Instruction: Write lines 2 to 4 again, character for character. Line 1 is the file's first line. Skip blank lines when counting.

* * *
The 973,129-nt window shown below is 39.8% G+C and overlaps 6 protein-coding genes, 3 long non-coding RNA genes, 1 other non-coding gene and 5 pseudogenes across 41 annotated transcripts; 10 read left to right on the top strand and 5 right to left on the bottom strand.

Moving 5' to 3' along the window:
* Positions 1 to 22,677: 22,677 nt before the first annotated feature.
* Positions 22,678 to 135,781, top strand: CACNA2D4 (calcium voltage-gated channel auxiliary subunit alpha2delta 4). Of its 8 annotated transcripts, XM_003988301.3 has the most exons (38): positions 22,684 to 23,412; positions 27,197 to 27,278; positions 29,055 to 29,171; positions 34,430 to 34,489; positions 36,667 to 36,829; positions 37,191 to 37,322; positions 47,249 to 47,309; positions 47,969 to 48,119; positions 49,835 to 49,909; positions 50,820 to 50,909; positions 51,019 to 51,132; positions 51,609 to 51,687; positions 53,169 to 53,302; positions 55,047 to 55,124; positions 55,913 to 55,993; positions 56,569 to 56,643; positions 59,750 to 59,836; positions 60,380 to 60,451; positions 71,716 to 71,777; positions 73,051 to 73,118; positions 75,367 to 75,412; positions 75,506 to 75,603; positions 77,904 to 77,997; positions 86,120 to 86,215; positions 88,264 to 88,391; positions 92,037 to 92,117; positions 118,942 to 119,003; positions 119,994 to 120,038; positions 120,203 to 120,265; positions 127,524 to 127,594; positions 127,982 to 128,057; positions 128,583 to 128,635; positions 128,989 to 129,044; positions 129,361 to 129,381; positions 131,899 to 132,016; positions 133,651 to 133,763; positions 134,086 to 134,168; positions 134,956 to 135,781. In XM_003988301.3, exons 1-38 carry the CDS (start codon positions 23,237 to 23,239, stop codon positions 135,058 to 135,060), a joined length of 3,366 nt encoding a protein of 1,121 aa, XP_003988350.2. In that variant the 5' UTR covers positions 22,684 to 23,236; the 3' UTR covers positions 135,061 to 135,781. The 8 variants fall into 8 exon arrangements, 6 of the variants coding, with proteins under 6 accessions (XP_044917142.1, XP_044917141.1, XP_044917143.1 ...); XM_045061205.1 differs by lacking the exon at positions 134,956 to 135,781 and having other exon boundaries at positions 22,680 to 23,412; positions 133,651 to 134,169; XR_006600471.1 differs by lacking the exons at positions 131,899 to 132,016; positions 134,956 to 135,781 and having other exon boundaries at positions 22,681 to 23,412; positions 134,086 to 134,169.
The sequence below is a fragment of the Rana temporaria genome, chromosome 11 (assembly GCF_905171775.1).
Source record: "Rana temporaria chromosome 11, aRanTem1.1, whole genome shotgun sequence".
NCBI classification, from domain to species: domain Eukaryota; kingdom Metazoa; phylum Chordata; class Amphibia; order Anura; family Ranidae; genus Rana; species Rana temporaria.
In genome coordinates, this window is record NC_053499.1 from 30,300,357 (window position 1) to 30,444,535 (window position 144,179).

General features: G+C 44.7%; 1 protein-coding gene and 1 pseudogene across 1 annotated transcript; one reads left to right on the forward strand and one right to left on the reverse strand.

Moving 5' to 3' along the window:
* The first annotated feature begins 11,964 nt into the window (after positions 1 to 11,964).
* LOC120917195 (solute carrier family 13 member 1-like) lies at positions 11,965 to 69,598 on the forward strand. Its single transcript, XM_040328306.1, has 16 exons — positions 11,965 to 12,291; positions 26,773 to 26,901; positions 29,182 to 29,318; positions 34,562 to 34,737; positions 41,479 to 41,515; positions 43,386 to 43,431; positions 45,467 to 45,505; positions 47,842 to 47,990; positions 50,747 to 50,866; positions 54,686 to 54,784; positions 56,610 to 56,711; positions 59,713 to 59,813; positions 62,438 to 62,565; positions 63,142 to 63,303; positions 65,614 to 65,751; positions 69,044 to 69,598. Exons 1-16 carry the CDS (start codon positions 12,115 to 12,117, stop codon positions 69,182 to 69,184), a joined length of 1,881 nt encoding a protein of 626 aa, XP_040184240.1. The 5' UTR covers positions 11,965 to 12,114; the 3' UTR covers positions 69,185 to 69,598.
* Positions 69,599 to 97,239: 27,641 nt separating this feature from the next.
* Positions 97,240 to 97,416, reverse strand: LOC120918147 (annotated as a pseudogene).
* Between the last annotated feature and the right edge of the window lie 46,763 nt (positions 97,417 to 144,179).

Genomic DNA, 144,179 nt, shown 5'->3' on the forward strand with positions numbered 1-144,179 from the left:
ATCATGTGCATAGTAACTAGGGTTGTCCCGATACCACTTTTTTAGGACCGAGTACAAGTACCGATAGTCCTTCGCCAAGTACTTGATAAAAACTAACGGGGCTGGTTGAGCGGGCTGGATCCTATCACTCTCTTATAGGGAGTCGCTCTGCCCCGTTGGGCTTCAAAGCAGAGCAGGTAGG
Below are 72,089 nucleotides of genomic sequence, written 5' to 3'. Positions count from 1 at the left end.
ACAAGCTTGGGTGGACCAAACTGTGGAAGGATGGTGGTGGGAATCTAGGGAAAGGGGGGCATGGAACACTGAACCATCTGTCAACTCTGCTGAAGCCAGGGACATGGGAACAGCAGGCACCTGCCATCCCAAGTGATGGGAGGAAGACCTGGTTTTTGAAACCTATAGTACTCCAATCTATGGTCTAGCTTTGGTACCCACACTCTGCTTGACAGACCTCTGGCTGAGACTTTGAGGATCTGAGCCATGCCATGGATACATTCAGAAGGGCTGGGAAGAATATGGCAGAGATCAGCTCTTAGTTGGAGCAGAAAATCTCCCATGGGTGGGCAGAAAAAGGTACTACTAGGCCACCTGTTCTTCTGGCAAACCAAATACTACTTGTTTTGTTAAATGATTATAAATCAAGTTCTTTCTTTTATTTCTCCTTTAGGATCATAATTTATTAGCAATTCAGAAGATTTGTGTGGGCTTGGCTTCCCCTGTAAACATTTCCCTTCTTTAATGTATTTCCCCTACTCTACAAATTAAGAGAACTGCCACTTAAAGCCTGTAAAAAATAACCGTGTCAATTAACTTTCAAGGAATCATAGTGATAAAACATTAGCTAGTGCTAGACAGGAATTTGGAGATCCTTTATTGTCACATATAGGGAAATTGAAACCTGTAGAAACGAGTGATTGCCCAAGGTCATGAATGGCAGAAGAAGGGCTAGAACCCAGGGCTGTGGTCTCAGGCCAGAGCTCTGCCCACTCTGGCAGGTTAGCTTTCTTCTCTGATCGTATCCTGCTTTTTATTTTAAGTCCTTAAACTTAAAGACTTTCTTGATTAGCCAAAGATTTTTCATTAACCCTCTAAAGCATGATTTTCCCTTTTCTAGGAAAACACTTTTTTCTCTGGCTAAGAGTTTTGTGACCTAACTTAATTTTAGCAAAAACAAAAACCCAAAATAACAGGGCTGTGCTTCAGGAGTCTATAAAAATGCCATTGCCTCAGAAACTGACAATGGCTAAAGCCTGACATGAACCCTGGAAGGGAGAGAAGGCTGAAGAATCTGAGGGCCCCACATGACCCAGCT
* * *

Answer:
Moving 5' to 3' along the window:
* Positions 1 to 22,677: 22,677 nt before the first annotated feature.
* Positions 22,678 to 135,781, top strand: CACNA2D4 (calcium voltage-gated channel auxiliary subunit alpha2delta 4). Of its 8 annotated transcripts, XM_003988301.3 has the most exons (38): positions 22,684 to 23,412; positions 27,197 to 27,278; positions 29,055 to 29,171; positions 34,430 to 34,489; positions 36,667 to 36,829; positions 37,191 to 37,322; positions 47,249 to 47,309; positions 47,969 to 48,119; positions 49,835 to 49,909; positions 50,820 to 50,909; positions 51,019 to 51,132; positions 51,609 to 51,687; positions 53,169 to 53,302; positions 55,047 to 55,124; positions 55,913 to 55,993; positions 56,569 to 56,643; positions 59,750 to 59,836; positions 60,380 to 60,451; positions 71,716 to 71,777; positions 73,051 to 73,118; positions 75,367 to 75,412; positions 75,506 to 75,603; positions 77,904 to 77,997; positions 86,120 to 86,215; positions 88,264 to 88,391; positions 92,037 to 92,117; positions 118,942 to 119,003; positions 119,994 to 120,038; positions 120,203 to 120,265; positions 127,524 to 127,594; positions 127,982 to 128,057; positions 128,583 to 128,635; positions 128,989 to 129,044; positions 129,361 to 129,381; positions 131,899 to 132,016; positions 133,651 to 133,763; positions 134,086 to 134,168; positions 134,956 to 135,781. In XM_003988301.3, exons 1-38 carry the CDS (start codon positions 23,237 to 23,239, stop codon positions 135,058 to 135,060), a joined length of 3,366 nt encoding a protein of 1,121 aa, XP_003988350.2. In that variant the 5' UTR covers positions 22,684 to 23,236; the 3' UTR covers positions 135,061 to 135,781. The 8 variants fall into 8 exon arrangements, 6 of the variants coding, with proteins under 6 accessions (XP_044917142.1, XP_044917141.1, XP_044917143.1 ...); XM_045061205.1 differs by lacking the exon at positions 134,956 to 135,781 and having other exon boundaries at positions 22,680 to 23,412; positions 133,651 to 134,169; XR_006600471.1 differs by lacking the exons at positions 131,899 to 132,016; positions 134,956 to 135,781 and having other exon boundaries at positions 22,681 to 23,412; positions 134,086 to 134,169.